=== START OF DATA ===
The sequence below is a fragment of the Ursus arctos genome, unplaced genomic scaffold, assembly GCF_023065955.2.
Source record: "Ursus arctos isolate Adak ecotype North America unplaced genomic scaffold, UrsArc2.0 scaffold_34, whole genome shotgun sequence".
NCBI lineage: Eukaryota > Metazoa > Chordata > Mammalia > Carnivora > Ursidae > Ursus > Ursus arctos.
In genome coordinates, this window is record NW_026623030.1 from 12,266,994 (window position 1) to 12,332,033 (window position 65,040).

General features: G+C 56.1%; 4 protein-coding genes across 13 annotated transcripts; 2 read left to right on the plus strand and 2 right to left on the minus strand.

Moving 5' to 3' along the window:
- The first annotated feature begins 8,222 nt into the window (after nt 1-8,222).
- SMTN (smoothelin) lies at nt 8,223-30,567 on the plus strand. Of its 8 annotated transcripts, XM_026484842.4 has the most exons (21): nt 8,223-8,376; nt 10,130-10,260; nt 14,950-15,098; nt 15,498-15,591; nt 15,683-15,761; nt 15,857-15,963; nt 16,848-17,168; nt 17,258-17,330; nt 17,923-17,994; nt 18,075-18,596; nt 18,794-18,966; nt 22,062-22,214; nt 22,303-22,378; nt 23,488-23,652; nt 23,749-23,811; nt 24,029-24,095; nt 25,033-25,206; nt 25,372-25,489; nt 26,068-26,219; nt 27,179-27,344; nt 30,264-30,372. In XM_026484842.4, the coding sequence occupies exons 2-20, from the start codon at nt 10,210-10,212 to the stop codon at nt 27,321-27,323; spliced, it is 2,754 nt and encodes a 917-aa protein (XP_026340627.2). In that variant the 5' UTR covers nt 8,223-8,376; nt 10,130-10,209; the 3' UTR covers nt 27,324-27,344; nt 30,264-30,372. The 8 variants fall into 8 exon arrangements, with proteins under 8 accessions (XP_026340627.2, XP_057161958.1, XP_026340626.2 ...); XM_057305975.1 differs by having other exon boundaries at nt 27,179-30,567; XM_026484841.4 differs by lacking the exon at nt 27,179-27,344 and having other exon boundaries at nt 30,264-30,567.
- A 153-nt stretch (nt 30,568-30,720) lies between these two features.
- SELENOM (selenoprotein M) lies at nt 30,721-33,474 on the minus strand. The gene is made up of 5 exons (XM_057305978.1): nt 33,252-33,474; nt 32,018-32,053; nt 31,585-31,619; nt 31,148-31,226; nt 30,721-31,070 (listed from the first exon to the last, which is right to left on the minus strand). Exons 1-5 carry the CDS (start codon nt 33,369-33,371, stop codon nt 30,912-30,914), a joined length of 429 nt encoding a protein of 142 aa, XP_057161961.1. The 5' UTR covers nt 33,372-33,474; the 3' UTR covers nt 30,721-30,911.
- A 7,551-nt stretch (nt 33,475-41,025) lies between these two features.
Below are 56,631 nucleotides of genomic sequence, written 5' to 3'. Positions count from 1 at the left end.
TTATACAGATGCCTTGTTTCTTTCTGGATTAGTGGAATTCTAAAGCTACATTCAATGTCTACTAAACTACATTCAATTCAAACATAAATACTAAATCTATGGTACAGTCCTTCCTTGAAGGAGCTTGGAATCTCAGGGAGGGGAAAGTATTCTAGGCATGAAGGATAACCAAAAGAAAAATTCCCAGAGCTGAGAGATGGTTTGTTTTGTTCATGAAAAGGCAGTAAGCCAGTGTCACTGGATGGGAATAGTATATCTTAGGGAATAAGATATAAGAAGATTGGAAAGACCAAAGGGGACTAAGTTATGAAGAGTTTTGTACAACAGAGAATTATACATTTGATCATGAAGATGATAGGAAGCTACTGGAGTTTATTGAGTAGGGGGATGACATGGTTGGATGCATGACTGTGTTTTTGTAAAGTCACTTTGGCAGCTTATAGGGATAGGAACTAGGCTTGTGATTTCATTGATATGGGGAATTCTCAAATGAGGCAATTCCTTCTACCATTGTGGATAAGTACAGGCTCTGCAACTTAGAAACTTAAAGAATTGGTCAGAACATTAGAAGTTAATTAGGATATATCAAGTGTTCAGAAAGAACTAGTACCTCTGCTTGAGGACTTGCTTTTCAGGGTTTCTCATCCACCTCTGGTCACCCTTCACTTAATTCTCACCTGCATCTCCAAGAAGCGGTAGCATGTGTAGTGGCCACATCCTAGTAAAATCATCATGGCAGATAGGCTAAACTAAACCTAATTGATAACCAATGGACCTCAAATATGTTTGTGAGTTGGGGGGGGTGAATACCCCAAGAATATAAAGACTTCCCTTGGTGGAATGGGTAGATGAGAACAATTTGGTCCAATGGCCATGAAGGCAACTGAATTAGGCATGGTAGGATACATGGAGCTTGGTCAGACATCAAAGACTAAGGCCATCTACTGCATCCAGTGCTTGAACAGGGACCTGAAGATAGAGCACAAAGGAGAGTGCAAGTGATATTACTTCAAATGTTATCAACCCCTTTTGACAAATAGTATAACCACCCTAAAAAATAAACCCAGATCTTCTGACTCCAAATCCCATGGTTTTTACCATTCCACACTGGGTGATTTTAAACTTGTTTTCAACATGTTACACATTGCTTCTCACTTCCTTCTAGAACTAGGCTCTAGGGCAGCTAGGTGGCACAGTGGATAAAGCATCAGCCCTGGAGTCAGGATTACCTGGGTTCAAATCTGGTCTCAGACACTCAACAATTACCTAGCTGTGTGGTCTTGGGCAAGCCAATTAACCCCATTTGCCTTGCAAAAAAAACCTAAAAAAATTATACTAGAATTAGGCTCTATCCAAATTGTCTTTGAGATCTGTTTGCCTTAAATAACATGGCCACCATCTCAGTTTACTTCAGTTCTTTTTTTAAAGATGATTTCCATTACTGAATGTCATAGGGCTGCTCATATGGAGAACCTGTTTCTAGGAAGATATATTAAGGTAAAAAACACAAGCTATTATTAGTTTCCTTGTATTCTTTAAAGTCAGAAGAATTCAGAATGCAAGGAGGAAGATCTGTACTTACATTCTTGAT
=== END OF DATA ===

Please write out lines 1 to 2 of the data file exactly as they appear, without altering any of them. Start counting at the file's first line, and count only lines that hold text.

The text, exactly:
The sequence below is a fragment of the Ursus arctos genome, unplaced genomic scaffold, assembly GCF_023065955.2.
Source record: "Ursus arctos isolate Adak ecotype North America unplaced genomic scaffold, UrsArc2.0 scaffold_34, whole genome shotgun sequence".